How significant is a 10th anniversary? For a rising fifth grader, the passage marks a turn into "double digits," top of the school, safety patrol. For parents, 10 years goes by "way too fast." We're over halfway finished with school but only at the beginning of an education. For a nation, 10 years seems like just yesterday when terrorists attacked our country and killed nearly 3,000 people. For our church, 10 years ago marked the beginning of a new era of worship.
September is filled with a range of emotions, nostalgia, patriotism, and reflection. It's the 10th anniversary of 9/11 and the 10th anniversary of First Community. One way to mark the occasion is to remember dates, times, and places in chronos time. We remember September 11, 2001; we recall the beginning of First Community 10 years ago the Sunday before September 11. All of us remember "where we were."
These are not just dates on a calendar. These occasions invite us to measure another way that time passes, out of the chronological schedule of dates, times, and places through the door of kairos time. Kairos is marked by seasons and generations. Here time is measured not by dates on a calendar but by differences in behavior. We pick up on it occasionally in our way of describing things that happen to us: "It seemed just like yesterday." "My, look how you've grown." "I don't remember when all this started, but my life has never been the same since." Kairos happens in nature all the time; a seed is planted and grows when "the time is right." The fruit is ready to be picked when it ripens. We don't know precisely when, but we believe it will happen.
Kairos time is, as you can imagine, God's way of marking time. The biblical writers describe life that is measured by passing seasons, ripening fig trees, growing yeast, and fulfilling promises. None of them have dates on a calendar, but all of them offer the chance to remember, reflect, hope, believe, and obey.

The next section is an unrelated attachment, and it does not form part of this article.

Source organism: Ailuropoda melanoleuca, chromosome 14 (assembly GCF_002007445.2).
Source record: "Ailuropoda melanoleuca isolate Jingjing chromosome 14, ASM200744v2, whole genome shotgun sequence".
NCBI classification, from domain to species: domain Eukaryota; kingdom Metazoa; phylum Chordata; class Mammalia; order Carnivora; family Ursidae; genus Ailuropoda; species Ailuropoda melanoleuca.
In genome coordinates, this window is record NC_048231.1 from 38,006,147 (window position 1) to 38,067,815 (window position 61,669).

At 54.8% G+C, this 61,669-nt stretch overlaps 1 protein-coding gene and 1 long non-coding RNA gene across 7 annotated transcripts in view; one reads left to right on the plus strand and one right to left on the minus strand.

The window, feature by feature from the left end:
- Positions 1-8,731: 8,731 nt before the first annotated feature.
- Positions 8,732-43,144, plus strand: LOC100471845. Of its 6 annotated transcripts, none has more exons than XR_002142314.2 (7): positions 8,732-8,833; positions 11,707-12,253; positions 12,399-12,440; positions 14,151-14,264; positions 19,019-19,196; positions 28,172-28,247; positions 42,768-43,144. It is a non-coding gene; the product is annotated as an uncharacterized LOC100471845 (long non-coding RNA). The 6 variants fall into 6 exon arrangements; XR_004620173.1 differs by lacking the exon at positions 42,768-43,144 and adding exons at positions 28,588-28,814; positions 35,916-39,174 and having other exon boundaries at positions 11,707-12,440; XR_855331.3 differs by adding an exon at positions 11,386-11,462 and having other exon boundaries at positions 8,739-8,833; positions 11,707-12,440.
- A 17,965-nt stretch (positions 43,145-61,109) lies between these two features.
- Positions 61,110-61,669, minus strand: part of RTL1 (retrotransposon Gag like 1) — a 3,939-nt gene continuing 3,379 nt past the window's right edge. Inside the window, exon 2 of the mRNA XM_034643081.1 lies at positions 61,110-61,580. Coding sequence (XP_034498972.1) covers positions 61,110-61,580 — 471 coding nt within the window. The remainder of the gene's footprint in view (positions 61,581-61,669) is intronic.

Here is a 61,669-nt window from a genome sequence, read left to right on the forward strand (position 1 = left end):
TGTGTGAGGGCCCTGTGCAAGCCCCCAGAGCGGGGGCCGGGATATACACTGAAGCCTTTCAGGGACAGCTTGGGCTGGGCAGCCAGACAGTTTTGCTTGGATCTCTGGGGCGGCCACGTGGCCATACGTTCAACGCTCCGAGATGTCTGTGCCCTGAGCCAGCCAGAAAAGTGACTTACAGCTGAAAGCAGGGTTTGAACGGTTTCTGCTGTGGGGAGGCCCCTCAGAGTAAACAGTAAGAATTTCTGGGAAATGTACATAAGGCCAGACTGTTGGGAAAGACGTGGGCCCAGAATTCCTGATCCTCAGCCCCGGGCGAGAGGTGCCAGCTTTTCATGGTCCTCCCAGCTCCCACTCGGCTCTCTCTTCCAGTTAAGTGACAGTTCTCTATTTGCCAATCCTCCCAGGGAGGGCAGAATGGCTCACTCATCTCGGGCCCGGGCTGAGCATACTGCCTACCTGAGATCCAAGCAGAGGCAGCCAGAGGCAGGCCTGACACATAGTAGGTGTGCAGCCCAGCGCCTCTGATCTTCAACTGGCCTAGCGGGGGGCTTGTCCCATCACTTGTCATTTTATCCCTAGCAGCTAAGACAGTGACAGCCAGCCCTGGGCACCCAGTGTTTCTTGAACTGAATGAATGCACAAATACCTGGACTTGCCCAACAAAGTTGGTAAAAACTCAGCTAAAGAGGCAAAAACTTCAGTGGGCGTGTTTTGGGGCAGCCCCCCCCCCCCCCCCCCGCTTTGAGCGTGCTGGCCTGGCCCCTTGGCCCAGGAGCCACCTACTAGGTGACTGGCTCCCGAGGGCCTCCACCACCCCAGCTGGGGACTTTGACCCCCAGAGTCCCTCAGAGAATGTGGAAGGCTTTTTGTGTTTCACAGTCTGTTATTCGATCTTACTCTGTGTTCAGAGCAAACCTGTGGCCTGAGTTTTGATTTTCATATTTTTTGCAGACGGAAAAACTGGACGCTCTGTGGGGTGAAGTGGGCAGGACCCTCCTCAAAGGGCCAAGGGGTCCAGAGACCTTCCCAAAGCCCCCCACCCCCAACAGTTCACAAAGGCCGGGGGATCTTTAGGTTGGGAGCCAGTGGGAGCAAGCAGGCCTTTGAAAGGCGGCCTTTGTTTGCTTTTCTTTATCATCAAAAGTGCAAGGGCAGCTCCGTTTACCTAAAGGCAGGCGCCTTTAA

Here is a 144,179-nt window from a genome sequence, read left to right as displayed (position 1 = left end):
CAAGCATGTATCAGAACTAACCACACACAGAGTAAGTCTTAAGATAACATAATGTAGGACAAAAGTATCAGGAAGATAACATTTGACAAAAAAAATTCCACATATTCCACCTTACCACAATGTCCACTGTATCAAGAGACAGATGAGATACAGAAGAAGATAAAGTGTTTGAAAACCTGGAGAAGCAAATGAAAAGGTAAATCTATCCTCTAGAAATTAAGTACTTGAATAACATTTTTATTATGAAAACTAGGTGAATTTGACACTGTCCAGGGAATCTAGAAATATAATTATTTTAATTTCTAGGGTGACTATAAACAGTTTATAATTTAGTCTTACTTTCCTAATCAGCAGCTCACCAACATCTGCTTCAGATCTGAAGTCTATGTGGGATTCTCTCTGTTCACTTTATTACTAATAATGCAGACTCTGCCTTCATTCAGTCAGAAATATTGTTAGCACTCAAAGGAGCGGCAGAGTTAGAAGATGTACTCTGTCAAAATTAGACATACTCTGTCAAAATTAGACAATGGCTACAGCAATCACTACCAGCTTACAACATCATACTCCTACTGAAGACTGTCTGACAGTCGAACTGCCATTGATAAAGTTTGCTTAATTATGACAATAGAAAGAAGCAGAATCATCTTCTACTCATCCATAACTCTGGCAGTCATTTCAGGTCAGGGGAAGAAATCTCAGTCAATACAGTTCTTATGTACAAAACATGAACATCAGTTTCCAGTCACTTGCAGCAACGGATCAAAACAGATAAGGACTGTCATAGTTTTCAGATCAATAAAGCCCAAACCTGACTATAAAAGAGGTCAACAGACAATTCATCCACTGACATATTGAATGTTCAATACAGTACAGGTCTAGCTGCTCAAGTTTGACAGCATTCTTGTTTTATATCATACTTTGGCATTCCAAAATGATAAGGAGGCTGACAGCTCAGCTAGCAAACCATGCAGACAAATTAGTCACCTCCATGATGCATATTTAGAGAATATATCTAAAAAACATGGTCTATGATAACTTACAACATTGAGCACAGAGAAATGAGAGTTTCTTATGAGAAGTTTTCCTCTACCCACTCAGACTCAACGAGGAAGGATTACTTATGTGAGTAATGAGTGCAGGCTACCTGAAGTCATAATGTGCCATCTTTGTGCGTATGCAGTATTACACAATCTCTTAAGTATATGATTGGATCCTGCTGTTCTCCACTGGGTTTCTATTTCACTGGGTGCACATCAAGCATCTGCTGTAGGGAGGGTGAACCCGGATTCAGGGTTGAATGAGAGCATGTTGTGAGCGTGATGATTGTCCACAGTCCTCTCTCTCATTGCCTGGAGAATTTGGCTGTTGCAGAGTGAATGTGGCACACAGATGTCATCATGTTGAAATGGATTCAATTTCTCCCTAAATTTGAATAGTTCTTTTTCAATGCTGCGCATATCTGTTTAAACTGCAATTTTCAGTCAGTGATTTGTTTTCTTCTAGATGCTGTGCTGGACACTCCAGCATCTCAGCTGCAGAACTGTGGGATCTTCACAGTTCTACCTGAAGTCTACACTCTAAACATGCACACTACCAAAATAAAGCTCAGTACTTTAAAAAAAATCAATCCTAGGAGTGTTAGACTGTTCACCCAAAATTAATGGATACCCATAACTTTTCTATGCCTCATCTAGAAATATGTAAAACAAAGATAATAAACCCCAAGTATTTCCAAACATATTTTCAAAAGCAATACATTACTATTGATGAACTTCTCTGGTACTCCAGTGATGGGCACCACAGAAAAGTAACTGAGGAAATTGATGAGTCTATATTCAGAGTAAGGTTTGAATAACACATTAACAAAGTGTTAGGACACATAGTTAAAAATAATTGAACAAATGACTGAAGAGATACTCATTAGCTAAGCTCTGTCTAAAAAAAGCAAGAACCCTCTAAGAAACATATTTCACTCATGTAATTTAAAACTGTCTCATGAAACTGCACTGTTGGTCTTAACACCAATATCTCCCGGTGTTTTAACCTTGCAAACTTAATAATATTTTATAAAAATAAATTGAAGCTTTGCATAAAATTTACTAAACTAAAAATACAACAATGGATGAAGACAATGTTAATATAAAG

The year 2001 was a kairos moment for First Baptist. We changed the way we worship and began First Community that is still growing, evolving, and changing. Like a fifth grader, this seed planted was a promise to current and future generations that our worship will change and adapt as necessary to call people to worship a living God. We do not know yet the fulfillment of the promise, but First Community continues to blossom. As people in Knoxville after 9/11, we changed the way we live. Whether through security lines at the airport, threat levels at Oak Ridge, or economic turbulence, we think about and live in light of our fears in some way every day. We do not yet know the full legacy of these terrible days. We do know, however, that our lives are much different than they were 10 years ago.
The same choices that confronted us 10 years ago are still the decisions we see today. We face a mix of worship and fear, of hope and anxiety, of promise and threat. We cannot live in a world without either one. This is why we so desperately need the grace of the gospel. The good news is that our world or our church did not change forever 10 years ago. It changed permanently 2,000 years ago. Jesus Christ entered a world deeply afraid and countered with the gift of good news in the ultimate kairos event. When confronted with the life or death, Jesus taught how to walk the path of worship, obedience, forgiveness, and hope. The promise that began with his birth, death, and resurrection has not yet been fulfilled . He will come again in the fullness of time. That promise helps us recognize that even though our world and our church are different than they were 10 years ago, his gospel makes it possible for life to never be the same.
This September, we have a chance to live out this gospel. We celebrate First Community on September 4 with a churchwide breakfast at 8:00 a.m. We remember lives lost and first responders who sacrifice during the Voices of Lee concert on September 11. We break ground on a new Habitat House and dedicate the construction materials in worship on September 18. Worship, Remembrance, Service: the ways we grow into another kairos moment.